Recently, I was speaking with a client who was very (very!) upset! “I weighed 170 last week,” she said, “and this morning, I weighed 173.” Apparently, she had what she considered to be a horrific week and for a myriad of most excellent reasons; mind-twisting, life and death reasons, she ate and ate some more and she gained weight. I reminded her of Our Lady of Weight Loss’s mantra, “All is forgiven, move on.”
But, she wasn’t ready to move on! She was consumed with guilt. She had overindulged. She was “bad.” In order to relieve her guilt and anger (at self), she needed to list, to justify all of her “very good reasons” for over-eating.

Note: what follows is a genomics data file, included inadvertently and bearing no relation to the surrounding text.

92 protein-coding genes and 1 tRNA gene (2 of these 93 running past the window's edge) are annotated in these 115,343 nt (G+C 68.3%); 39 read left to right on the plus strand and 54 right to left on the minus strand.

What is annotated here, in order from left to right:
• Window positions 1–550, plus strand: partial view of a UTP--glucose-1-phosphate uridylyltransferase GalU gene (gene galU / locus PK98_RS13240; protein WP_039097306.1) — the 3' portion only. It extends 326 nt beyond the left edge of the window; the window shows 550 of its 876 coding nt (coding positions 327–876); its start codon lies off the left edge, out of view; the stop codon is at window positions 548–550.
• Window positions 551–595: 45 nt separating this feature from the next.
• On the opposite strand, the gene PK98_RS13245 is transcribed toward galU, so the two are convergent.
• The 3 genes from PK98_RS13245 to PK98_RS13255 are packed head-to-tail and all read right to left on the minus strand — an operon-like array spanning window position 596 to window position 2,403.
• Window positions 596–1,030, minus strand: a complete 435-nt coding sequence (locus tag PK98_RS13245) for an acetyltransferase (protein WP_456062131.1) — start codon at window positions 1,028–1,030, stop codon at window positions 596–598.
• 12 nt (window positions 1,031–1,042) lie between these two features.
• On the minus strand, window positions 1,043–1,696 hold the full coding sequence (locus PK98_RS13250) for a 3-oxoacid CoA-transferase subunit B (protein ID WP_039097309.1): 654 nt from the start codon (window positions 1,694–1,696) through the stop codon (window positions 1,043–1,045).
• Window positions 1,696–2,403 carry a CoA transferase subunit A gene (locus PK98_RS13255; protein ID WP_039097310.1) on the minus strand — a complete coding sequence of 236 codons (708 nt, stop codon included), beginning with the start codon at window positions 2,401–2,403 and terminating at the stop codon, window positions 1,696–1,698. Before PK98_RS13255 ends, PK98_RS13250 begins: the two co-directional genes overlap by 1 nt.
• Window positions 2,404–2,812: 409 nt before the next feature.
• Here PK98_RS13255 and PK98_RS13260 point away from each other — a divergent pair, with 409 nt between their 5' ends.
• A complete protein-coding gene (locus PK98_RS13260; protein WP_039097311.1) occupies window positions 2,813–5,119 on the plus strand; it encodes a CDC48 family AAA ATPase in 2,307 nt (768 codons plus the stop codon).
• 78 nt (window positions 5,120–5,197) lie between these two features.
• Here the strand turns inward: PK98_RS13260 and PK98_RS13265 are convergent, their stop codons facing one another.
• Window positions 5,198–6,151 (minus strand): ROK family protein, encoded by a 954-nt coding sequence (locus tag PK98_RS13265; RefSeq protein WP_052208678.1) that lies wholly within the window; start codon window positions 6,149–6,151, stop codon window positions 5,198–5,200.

It’s what we humans do. Most of us find it easier to accept our behaviors when we know why we behave a certain way. In other words, we look for explanations that relieve our guilt and anger; we find ways to justify our behavior.
When we consider all the variables at work in our lives, it’s less clear that there is any one single cause or even a group of causes that fully explains anything that we do. And–bottom line–even if we could figure it all out, we’d be left with the same results (or lack of results).
We make a choice: We can take responsibility for how and what we eat (no matter the circumstances of our lives) and move toward our goals; or we can make a long list of really good reasons as to why we eat too much, why we eat mindlessly and why we don’t reach our goals. Weight or otherwise.
Chew on the above with Tushkateers from across the land, at:
Spread the word–NOT the icing
PS: Dictated but not read by OLWL. Excuse all typos!
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